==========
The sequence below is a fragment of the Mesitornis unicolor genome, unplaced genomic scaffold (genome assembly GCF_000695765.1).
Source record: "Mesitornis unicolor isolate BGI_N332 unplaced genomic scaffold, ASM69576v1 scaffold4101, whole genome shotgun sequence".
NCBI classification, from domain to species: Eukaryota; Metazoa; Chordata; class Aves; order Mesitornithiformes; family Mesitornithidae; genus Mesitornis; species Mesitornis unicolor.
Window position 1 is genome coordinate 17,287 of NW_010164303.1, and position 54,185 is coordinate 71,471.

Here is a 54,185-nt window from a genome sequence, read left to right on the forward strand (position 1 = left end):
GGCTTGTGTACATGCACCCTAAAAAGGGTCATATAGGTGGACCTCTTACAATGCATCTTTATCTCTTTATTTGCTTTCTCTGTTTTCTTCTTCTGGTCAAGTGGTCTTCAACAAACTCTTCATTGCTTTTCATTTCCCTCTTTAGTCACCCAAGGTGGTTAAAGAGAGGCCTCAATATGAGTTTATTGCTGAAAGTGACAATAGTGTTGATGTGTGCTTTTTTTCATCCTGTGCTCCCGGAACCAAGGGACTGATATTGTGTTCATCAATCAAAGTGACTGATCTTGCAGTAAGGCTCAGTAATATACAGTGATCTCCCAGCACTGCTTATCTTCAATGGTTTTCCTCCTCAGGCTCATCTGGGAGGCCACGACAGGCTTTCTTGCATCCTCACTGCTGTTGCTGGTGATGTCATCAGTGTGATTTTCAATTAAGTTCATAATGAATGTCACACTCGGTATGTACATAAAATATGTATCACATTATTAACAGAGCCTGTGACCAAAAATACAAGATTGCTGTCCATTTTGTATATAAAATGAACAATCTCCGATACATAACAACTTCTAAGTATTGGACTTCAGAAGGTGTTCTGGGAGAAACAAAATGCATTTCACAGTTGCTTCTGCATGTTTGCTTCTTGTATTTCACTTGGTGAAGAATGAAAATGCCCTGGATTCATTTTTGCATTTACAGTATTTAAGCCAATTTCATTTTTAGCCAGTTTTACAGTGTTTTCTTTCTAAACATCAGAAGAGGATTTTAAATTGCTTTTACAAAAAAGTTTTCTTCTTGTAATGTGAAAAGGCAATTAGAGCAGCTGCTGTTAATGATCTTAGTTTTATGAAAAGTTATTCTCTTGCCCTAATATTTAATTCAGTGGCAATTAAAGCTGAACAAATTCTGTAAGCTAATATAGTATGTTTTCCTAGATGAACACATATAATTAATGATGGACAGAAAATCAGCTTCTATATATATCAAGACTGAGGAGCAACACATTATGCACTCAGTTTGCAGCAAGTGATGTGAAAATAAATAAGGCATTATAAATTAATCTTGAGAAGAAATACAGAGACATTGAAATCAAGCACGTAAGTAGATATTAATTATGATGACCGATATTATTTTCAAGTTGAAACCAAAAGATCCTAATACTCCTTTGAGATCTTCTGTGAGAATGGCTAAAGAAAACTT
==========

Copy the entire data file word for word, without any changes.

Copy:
The sequence below is a fragment of the Mesitornis unicolor genome, unplaced genomic scaffold (genome assembly GCF_000695765.1).
Source record: "Mesitornis unicolor isolate BGI_N332 unplaced genomic scaffold, ASM69576v1 scaffold4101, whole genome shotgun sequence".
NCBI classification, from domain to species: Eukaryota; Metazoa; Chordata; class Aves; order Mesitornithiformes; family Mesitornithidae; genus Mesitornis; species Mesitornis unicolor.
Window position 1 is genome coordinate 17,287 of NW_010164303.1, and position 54,185 is coordinate 71,471.

Here is a 54,185-nt window from a genome sequence, read left to right on the forward strand (position 1 = left end):
GGCTTGTGTACATGCACCCTAAAAAGGGTCATATAGGTGGACCTCTTACAATGCATCTTTATCTCTTTATTTGCTTTCTCTGTTTTCTTCTTCTGGTCAAGTGGTCTTCAACAAACTCTTCATTGCTTTTCATTTCCCTCTTTAGTCACCCAAGGTGGTTAAAGAGAGGCCTCAATATGAGTTTATTGCTGAAAGTGACAATAGTGTTGATGTGTGCTTTTTTTCATCCTGTGCTCCCGGAACCAAGGGACTGATATTGTGTTCATCAATCAAAGTGACTGATCTTGCAGTAAGGCTCAGTAATATACAGTGATCTCCCAGCACTGCTTATCTTCAATGGTTTTCCTCCTCAGGCTCATCTGGGAGGCCACGACAGGCTTTCTTGCATCCTCACTGCTGTTGCTGGTGATGTCATCAGTGTGATTTTCAATTAAGTTCATAATGAATGTCACACTCGGTATGTACATAAAATATGTATCACATTATTAACAGAGCCTGTGACCAAAAATACAAGATTGCTGTCCATTTTGTATATAAAATGAACAATCTCCGATACATAACAACTTCTAAGTATTGGACTTCAGAAGGTGTTCTGGGAGAAACAAAATGCATTTCACAGTTGCTTCTGCATGTTTGCTTCTTGTATTTCACTTGGTGAAGAATGAAAATGCCCTGGATTCATTTTTGCATTTACAGTATTTAAGCCAATTTCATTTTTAGCCAGTTTTACAGTGTTTTCTTTCTAAACATCAGAAGAGGATTTTAAATTGCTTTTACAAAAAAGTTTTCTTCTTGTAATGTGAAAAGGCAATTAGAGCAGCTGCTGTTAATGATCTTAGTTTTATGAAAAGTTATTCTCTTGCCCTAATATTTAATTCAGTGGCAATTAAAGCTGAACAAATTCTGTAAGCTAATATAGTATGTTTTCCTAGATGAACACATATAATTAATGATGGACAGAAAATCAGCTTCTATATATATCAAGACTGAGGAGCAACACATTATGCACTCAGTTTGCAGCAAGTGATGTGAAAATAAATAAGGCATTATAAATTAATCTTGAGAAGAAATACAGAGACATTGAAATCAAGCACGTAAGTAGATATTAATTATGATGACCGATATTATTTTCAAGTTGAAACCAAAAGATCCTAATACTCCTTTGAGATCTTCTGTGAGAATGGCTAAAGAAAACTT